Microsoft's TechFest 2008, complete as of late last week, revealed a smattering of technologies in the works by Microsoft Research. For the most part, critics call Microsoft a "me-too" operation and given how they are chasing cloud computing/SaaS, Internet advertising, Adobe Flash, iPods and more, the jab is fair. But on the research side, Microsoft is far more interesting. Here are a few projects that have been making news lately.
Search via social interaction - SearchTogether and CoSearch are two technologies Microsoft is working on to perform more complex searches. With SearchTogether, a user can use presence technology to invite another user to collaborate on an Internet search. (What would be even better is if you could hire "search servants" who would find your lost files and necessary facts for you. Would be all the rage in the Hamptons in the summer.) Meanwhile, CoSearch allows users to view on their phones a search page displayed on a computer, and is also envisioned for people that are searching together. (Next up, Zen Co-search, where people can search the Internet, over their WiFi and Bluetooth connections, for the meaning of life together. But wait, we of the Douglas Adams fan club already know the answer -- 42.)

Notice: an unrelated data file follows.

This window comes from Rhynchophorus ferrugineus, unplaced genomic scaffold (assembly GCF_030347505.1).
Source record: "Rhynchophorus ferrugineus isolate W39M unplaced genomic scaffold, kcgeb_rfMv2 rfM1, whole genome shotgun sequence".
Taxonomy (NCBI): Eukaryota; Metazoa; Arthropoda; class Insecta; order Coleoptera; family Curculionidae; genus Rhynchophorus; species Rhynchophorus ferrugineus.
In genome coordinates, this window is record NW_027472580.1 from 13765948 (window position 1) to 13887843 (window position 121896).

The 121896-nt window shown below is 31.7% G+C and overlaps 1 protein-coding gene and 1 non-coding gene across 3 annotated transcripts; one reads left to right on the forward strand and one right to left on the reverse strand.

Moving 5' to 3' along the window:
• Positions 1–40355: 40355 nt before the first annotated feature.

The Singularity OS. Last week, Microsoft released an RDK of this OS to the academic and research community, reports TechNewsWorld. The story states:
Singularity is written in Sing#, an extension of C# that "provides verifiable, first-class support for OS communication primitives as well as strong support for systems programming and code factoring.
The upshot is that Singularity attempts to execute only code that it knows is safe. A process starts empty, adding features only as required, rather than the current way operating systems work, which include huge libraries of always-available features. Singularity is not on track to replace Windows - at least until the day that as much software is written for it as is available for Windows. But it is an interesting concept that, if proven, would change the IT security landscape significantly.
LucidTouch (which Microsoft Subnet has written about before) got raves at TechFest 2008. As did some new wireless technologies. One such wireless technology uses phones equipped with GPS devices, microphones and accelerometers. These sensors identify the phone's location and the data can be automatically collected from the phone (or many phones), sent wirelessly to a server which can compile the info and spit out information about traffic congestion.
You can see demos of many of these projects and a few others via videos posted by Microsoft.